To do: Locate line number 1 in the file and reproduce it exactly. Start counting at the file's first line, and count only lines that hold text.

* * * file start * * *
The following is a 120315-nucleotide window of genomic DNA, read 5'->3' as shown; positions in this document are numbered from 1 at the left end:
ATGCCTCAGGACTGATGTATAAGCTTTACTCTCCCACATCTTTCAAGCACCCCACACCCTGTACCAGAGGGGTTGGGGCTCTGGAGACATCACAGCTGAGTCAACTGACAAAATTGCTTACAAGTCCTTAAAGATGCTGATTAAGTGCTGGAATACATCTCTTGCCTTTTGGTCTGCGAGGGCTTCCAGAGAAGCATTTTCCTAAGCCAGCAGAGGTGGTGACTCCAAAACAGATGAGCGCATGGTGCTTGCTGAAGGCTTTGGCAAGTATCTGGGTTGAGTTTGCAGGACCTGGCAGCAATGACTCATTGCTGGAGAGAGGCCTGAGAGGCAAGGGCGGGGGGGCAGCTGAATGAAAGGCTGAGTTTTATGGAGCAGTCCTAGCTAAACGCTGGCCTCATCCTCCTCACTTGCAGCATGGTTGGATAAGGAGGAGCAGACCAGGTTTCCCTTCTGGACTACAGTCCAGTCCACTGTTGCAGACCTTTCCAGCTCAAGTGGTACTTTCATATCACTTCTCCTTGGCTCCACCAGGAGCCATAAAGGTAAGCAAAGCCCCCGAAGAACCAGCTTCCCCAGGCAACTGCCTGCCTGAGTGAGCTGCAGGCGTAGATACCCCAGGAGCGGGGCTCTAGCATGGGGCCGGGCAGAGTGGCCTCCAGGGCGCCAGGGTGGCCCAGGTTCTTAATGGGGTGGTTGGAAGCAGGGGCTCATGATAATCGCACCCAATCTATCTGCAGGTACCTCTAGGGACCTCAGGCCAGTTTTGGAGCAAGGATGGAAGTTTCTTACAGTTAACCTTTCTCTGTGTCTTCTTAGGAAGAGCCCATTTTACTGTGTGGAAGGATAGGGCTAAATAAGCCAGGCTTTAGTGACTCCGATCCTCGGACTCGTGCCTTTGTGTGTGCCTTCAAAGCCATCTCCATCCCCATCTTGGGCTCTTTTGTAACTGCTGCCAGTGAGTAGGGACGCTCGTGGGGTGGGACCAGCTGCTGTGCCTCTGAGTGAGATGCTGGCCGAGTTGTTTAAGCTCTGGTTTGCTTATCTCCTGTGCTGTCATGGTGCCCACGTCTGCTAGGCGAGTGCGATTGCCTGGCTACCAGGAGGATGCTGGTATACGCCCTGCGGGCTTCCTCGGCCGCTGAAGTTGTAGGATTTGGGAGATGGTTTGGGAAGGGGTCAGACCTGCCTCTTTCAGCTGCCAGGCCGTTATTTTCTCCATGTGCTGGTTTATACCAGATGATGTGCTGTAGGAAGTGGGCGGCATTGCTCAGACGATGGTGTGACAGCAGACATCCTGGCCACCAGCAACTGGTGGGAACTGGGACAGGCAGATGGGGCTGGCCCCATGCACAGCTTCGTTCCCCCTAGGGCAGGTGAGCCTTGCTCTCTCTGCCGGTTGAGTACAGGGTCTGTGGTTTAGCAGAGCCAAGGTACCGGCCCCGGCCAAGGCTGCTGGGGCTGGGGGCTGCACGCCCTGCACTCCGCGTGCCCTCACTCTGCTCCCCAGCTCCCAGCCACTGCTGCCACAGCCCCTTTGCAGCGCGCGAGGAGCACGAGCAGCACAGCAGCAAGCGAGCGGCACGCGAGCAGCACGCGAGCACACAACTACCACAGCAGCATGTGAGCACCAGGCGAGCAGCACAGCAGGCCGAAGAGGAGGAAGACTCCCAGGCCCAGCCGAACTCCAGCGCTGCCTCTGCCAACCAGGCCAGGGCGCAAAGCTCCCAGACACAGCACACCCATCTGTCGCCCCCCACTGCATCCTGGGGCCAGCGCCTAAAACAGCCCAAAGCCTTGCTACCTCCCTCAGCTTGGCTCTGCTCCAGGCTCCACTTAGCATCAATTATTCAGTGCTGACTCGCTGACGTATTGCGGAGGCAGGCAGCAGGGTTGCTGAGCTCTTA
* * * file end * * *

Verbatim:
The following is a 120315-nucleotide window of genomic DNA, read 5'->3' as shown; positions in this document are numbered from 1 at the left end: